Posted by: smstrouse | October 29, 2016

My Back Pages

images-1Bob Dylan has finally announced that he will accept the Nobel Prize for literature. Maybe it should also be an acknowledgment of the spirituality of his music. Before “spiritual but not religious” became a thing, Dylan said,
Here’s the thing with me and the religious thing. This is the flat-out truth: I find the religiosity and philosophy in the music. I don’t find it anywhere else. Songs like “Let Me Rest on a Peaceful Mountain” or “I Saw the Light”—that’s my religion. I don’t adhere to rabbis, preachers, evangelists, all of that. I’ve learned more from the songs than I’ve learned from any of this kind of entity. The songs are my lexicon. I believe the songs.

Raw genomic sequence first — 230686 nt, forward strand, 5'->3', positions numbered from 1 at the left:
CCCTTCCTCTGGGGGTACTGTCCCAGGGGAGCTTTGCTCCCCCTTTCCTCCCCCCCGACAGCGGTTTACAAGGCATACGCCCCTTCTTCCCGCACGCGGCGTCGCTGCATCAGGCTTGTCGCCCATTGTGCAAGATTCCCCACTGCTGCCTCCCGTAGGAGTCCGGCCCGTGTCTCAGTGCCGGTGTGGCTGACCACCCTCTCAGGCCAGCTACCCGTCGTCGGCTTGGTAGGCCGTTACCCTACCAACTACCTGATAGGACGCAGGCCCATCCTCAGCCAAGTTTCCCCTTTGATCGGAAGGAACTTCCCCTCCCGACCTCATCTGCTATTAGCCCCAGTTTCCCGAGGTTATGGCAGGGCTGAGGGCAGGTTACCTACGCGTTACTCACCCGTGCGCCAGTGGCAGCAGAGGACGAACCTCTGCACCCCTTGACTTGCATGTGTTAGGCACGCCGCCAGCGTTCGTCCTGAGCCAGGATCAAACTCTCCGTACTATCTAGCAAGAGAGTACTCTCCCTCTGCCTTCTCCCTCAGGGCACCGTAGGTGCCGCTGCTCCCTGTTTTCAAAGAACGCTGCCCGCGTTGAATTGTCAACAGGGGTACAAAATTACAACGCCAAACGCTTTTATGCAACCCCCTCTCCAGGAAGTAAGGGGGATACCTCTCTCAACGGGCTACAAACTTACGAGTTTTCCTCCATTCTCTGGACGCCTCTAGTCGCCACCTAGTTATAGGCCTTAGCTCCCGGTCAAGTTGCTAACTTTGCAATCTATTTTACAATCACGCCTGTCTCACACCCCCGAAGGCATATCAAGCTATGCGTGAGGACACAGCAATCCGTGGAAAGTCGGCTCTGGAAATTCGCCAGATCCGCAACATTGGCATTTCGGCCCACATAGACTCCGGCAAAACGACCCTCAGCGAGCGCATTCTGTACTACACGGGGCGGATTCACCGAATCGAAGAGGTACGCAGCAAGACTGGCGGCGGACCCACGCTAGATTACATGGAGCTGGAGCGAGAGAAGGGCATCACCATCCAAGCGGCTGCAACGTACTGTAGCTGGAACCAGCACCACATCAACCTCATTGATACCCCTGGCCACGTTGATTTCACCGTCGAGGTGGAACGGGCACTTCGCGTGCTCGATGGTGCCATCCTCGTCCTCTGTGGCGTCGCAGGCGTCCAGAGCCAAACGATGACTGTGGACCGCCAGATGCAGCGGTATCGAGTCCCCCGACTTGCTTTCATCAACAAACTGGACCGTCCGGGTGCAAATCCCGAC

I can be as left-brained, systematically theological as can be. But oftentimes it is the poetry of artists like Dylan that speaks to my soul. “Blowin’ in the Wind” was not just a political anthem for my generation; it was a profession of spiritual belief.

But Dylan isn’t the only artist who does this for me. Iris Dement’s “Let the Mystery Be” is a fine anthem, although I am partial to the version by 10,000 Maniacs and David Byrne.

Then there are the songs that were written purely as secular songs, but I have derived much spiritual meaning from them. For example, Aaron Neville and Linda Ronstadt’s duet,  I Don’t Know Much But I Know I Love You, Michael Bolton’s (I know, but listen to the lyrics) When I’m Back on My Feet Again, Bruce Springsteen’s Hungry Heart, and The Beatles’ In My Life.

There are lots more. Leonard Cohen lyrics are trying to get a word in here. Peter, Paul, and Mary, Joan Baez, and so many others fill my back pages.

I’m sure there are many contemporary songs that tap into that spiritual space. I’d love to hear your favorites.



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